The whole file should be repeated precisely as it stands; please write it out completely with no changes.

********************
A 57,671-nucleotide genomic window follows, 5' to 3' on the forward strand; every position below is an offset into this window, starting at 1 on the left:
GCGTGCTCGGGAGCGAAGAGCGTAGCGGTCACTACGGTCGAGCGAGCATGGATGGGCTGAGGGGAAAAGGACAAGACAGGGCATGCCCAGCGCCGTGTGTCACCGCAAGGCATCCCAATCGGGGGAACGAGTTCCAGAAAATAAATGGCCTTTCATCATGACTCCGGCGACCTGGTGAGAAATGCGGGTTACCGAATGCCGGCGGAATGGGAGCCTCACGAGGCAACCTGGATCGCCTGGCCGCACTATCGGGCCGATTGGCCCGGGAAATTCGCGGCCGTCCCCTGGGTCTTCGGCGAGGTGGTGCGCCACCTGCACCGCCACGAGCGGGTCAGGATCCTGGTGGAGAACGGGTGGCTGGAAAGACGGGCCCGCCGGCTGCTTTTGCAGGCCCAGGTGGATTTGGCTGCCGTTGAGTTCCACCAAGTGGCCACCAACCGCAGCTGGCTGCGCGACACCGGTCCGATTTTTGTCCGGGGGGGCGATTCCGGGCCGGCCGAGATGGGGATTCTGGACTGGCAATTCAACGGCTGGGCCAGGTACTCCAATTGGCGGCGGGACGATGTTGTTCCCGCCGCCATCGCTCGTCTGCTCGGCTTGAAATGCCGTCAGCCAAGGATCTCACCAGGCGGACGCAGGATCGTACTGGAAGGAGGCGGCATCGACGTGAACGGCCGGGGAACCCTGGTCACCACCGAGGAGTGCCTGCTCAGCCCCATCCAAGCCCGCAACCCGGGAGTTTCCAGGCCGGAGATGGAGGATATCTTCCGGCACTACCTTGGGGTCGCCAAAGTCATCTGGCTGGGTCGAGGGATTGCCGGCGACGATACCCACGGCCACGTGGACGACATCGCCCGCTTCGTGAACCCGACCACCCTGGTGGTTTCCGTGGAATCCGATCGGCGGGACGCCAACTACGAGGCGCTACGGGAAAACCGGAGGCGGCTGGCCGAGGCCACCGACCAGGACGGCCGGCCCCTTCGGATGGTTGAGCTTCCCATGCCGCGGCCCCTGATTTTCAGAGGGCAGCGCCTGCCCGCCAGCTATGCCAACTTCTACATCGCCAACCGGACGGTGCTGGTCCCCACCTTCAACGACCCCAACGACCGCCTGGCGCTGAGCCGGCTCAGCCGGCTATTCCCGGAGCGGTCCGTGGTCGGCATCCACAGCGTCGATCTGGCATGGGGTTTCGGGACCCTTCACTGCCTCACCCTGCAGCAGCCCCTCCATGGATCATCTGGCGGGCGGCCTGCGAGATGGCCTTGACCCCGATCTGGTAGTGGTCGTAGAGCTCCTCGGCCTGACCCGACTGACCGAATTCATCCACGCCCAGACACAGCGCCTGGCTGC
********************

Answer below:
A 57,671-nucleotide genomic window follows, 5' to 3' on the forward strand; every position below is an offset into this window, starting at 1 on the left:
GCGTGCTCGGGAGCGAAGAGCGTAGCGGTCACTACGGTCGAGCGAGCATGGATGGGCTGAGGGGAAAAGGACAAGACAGGGCATGCCCAGCGCCGTGTGTCACCGCAAGGCATCCCAATCGGGGGAACGAGTTCCAGAAAATAAATGGCCTTTCATCATGACTCCGGCGACCTGGTGAGAAATGCGGGTTACCGAATGCCGGCGGAATGGGAGCCTCACGAGGCAACCTGGATCGCCTGGCCGCACTATCGGGCCGATTGGCCCGGGAAATTCGCGGCCGTCCCCTGGGTCTTCGGCGAGGTGGTGCGCCACCTGCACCGCCACGAGCGGGTCAGGATCCTGGTGGAGAACGGGTGGCTGGAAAGACGGGCCCGCCGGCTGCTTTTGCAGGCCCAGGTGGATTTGGCTGCCGTTGAGTTCCACCAAGTGGCCACCAACCGCAGCTGGCTGCGCGACACCGGTCCGATTTTTGTCCGGGGGGGCGATTCCGGGCCGGCCGAGATGGGGATTCTGGACTGGCAATTCAACGGCTGGGCCAGGTACTCCAATTGGCGGCGGGACGATGTTGTTCCCGCCGCCATCGCTCGTCTGCTCGGCTTGAAATGCCGTCAGCCAAGGATCTCACCAGGCGGACGCAGGATCGTACTGGAAGGAGGCGGCATCGACGTGAACGGCCGGGGAACCCTGGTCACCACCGAGGAGTGCCTGCTCAGCCCCATCCAAGCCCGCAACCCGGGAGTTTCCAGGCCGGAGATGGAGGATATCTTCCGGCACTACCTTGGGGTCGCCAAAGTCATCTGGCTGGGTCGAGGGATTGCCGGCGACGATACCCACGGCCACGTGGACGACATCGCCCGCTTCGTGAACCCGACCACCCTGGTGGTTTCCGTGGAATCCGATCGGCGGGACGCCAACTACGAGGCGCTACGGGAAAACCGGAGGCGGCTGGCCGAGGCCACCGACCAGGACGGCCGGCCCCTTCGGATGGTTGAGCTTCCCATGCCGCGGCCCCTGATTTTCAGAGGGCAGCGCCTGCCCGCCAGCTATGCCAACTTCTACATCGCCAACCGGACGGTGCTGGTCCCCACCTTCAACGACCCCAACGACCGCCTGGCGCTGAGCCGGCTCAGCCGGCTATTCCCGGAGCGGTCCGTGGTCGGCATCCACAGCGTCGATCTGGCATGGGGTTTCGGGACCCTTCACTGCCTCACCCTGCAGCAGCCCCTCCATGGATCATCTGGCGGGCGGCCTGCGAGATGGCCTTGACCCCGATCTGGTAGTGGTCGTAGAGCTCCTCGGCCTGACCCGACTGACCGAATTCATCCACGCCCAGACACAGCGCCTGGCTGC